Horowitz wrote his own notes for this CD.  Debbie put them on her scanner and then insisted I read them.

Well, here I am cribbing from his notes.

I don’t feel too bad about putting his words in my blog since DG recycled the same words in at least one other CD/DVD compilation.

Vladimir Horowitz on performing:51IdvfgBAdL__SX425_

Classical, Romantic, Modern, Neo-Romantic!

These labels may be convenient for musicologists, but they have nothing to do with composing or performing.  In fact, they may be more of a hindrance than a help in the education of young performers.  All music is the expression of feelings, and feelings do not change over the centuries.  Style and form change, but not the basic human emotions.  Purists would have us believe that music from the so-called Classical period should be performed with emotional restraint, while so-called Romantic music should be played with emotional freedom.  Such advice has often resulted in exaggeration, overindulgent, uncontrolled performances of Romantic music and dry, sterile, dull performances of Classical music.

510lT2-F-yL__SY450_As far as Mozart is concerned, we know from his letters that he showed great concern for musical expression: he continually criticized performers whose playing lacked freedom for their “mechanical execution” and the absence of “taste and feeling”.  As for Beethoven, historical accounts describe his playing as very free and emotional – the trademark of a Romantic.

All my life, ever since I was a young man, I have considered music of all periods romantic.  There is, of course, an objective, intellectual component to music insofar as its formal structure is concerned; but when it comes to performance, what is required is not interpretation but a process of subjective re-creation.

The notation of a composer is a mere skeleton that the performer must endow with flesh and blood, so that the music comes to life and speaks to an audience.  The belief that going back to an Urtext will ensure a convincing performance is an illusion.  An audience does not respond to intellectual concepts, only to the communication of feelings.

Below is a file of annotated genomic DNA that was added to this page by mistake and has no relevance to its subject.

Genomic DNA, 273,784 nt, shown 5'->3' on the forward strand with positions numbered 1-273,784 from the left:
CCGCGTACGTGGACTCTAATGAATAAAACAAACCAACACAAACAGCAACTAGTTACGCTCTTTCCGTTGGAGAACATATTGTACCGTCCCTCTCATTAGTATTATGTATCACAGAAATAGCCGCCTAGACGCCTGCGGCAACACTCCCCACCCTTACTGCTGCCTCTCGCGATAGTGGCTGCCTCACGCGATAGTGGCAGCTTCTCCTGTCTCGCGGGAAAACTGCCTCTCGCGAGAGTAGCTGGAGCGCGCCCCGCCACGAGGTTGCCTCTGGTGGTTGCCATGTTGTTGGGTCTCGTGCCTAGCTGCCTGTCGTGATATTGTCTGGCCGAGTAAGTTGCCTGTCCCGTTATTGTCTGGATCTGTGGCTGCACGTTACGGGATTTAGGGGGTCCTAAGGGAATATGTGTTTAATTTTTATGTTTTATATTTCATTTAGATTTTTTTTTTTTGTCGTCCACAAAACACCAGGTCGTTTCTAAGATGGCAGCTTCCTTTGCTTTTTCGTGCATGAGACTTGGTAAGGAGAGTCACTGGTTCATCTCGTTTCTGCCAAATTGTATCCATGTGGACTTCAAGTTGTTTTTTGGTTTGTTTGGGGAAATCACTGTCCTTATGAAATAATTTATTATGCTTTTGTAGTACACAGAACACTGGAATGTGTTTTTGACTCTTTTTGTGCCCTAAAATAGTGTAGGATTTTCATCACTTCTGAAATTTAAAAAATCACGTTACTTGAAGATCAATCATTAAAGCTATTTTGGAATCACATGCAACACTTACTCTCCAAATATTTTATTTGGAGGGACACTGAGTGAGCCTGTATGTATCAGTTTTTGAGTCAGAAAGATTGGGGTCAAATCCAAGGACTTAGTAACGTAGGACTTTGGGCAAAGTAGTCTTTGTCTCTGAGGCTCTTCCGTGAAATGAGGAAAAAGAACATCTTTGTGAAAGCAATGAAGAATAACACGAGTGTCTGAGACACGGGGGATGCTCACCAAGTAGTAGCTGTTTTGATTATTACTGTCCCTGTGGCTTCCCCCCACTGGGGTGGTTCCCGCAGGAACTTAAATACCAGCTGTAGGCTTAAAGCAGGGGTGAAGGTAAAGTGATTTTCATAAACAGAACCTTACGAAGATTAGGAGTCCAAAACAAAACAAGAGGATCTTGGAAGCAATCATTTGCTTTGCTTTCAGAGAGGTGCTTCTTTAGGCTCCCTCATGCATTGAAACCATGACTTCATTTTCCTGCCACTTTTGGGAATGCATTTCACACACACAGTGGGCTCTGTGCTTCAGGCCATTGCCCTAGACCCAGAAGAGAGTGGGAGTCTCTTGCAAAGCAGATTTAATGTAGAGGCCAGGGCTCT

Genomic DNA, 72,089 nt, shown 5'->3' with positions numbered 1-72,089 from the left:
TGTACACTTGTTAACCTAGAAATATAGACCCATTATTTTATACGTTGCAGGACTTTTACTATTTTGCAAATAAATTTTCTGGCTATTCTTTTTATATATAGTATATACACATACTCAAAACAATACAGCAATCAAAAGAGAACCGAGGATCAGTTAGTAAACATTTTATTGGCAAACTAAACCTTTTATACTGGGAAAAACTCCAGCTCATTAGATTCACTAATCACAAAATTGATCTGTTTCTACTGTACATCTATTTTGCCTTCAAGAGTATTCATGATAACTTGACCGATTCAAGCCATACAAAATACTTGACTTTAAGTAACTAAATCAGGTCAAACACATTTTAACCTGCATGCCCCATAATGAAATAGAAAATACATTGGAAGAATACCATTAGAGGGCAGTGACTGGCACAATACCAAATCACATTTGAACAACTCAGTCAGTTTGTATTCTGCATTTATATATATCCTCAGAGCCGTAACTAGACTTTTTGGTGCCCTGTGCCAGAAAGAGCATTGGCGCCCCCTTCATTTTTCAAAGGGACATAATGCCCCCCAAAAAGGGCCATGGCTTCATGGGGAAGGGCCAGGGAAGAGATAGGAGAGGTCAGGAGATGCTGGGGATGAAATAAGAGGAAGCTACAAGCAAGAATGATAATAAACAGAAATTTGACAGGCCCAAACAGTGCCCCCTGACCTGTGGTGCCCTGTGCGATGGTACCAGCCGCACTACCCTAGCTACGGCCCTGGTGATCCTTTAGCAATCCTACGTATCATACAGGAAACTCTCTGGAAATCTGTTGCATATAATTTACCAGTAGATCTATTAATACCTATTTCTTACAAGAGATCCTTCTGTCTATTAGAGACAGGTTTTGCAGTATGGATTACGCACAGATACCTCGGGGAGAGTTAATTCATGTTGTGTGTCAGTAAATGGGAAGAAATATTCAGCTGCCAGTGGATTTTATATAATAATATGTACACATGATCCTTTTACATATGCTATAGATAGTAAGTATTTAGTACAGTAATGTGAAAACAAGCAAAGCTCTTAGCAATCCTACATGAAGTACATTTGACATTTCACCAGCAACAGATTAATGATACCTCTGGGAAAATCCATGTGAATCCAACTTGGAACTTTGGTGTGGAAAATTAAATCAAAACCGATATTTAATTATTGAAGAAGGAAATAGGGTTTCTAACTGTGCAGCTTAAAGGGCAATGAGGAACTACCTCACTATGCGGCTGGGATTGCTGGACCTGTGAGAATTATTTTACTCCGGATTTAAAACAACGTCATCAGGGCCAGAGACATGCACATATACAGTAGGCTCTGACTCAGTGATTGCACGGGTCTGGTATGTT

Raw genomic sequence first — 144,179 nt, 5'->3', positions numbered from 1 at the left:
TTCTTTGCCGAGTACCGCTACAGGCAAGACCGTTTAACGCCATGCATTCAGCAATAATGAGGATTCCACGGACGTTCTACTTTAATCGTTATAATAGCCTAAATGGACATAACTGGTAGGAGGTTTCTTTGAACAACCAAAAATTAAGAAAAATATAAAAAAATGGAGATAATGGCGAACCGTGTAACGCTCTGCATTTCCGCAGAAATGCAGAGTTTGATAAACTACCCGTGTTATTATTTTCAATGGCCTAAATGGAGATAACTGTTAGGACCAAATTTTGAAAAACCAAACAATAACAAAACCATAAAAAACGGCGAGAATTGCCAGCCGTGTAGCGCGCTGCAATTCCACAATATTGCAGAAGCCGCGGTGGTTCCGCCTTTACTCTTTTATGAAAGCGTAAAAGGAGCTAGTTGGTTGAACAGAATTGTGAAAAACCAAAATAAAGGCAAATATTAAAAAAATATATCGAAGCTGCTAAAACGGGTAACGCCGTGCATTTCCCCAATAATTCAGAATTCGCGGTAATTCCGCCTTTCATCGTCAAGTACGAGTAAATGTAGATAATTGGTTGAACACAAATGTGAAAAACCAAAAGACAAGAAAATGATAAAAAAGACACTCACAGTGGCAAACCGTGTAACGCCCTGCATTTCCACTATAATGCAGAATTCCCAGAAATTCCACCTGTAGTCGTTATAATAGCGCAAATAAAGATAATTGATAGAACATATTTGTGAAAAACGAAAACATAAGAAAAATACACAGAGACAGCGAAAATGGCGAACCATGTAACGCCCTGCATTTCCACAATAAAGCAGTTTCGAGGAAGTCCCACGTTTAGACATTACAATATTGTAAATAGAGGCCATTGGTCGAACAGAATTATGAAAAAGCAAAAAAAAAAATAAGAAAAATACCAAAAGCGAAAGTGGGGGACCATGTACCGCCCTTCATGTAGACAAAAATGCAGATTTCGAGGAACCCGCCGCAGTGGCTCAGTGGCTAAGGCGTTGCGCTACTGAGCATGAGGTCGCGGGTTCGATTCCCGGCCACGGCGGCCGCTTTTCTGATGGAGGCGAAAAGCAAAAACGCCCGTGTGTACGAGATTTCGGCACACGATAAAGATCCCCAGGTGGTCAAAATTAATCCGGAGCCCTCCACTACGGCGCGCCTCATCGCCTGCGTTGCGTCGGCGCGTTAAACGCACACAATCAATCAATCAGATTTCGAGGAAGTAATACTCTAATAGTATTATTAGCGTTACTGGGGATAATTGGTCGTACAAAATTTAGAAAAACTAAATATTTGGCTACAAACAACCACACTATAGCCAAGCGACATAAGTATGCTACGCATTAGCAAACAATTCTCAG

A dictionary definition of ”romantic” usually includes the following: “Displaying or expressing love or strong affection; ardent, passionate, fervent.”  I cannot name a single great composer of any period who did not possess these qualities.  Isn’t, then, all music romantic?  And shouldn’t the performer listen to his heart rather than to intellectual concepts of how to play Classical, Romantic or any other style of music?

Of course, mastery implies control – in music as well as in life.  But control that is creative does not limit or restrain feelings or spontaneity.  It is rather a setting of standards, limits and boundaries in regard to taste, style and what is appropriate to each composer.  In order to become a truly re-creative performer, and not merely an instrumental wizard, one needs three ingredients in equal measure: a trained, disciplined mind, full of imagination; a free and giving heart; and a Gradus ad Parnassum command of instrumental skill.  Few musicians ever reach artistic heights with these three ingredients evenly balanced.  This is what I have been striving for all my life.

Liner notes to “Horowitz At Home” and “The Magic of Horowitz” published by Deutsche Grammophon GmbH.

I have to thank Debbie for looking beneath the cover and finding these jewels of thought and musical wisdom.

Horowitz is now one more dead white guy among many, but I think we are forced to overlook that post-modern epithet, because his recordings stand as brilliant testimony that he knows what he is talking about.  Well “forced” is a little strong.  Nobody can be forced to purchase the recordings that put flesh on the bones that are the words of his liner notes.  By banning his artistry from your ears, you can feel safe believing Horowitz to be just another white guy shilling for White hegemony. t8uadeb8gvuiqehwoiqh Move away from the “H” bin at Tower Records.  OH!  I’m sorry……  Like,,, it’s so yesterday.  Tower Records closed its last door in 2006.  There is no “H” bin because there is no Tower Records in which you can avoid it.  I’m so sheltered here in Plattsburgh that I didn’t even notice it went belly-up.

Horowitz figured it out.  Horowitz walked the walk of his talk, and I tell my students to listen to his recordings for hints on how to shape vocal lines.  His recordings have yet to stop surprising me with interesting turns of phrase that I missed in the many previous plays I have enjoyed.  I share his dedication to the proposition that audiences want performers to communicate feelings.  Garcia surely believed the same thing.

I just sent out the last of my editing work on the Garcia translation I have been editing.  Now it’s up to Donald Paschke, the translator, to check my efforts give his approval or send me corrections.  The pages of this publication are Garcia’s “Gradus ad Parnassum” guide to singing: A Complete Treatise on the Art of Singing: Part One.

At the start of the New Year, I will begin editing Paschke’s translation of Part Two.  That second book is full of guidance for just how to engage in the sort of artistic endeavor Vladimir called “subjective re-creation”.  It is a guide that young people really need.  It has everything a singer needs to know about performing, and I am going to get it back in print.  Garcia and Horowitz spoke the same musical language.  Garcia Sr. was the best tenor. Garcia Jr. taught the best singers.  Horowitz was the best pianist.  All of them, just dead white guys.  Who am I?  Well, I’m not dead yet.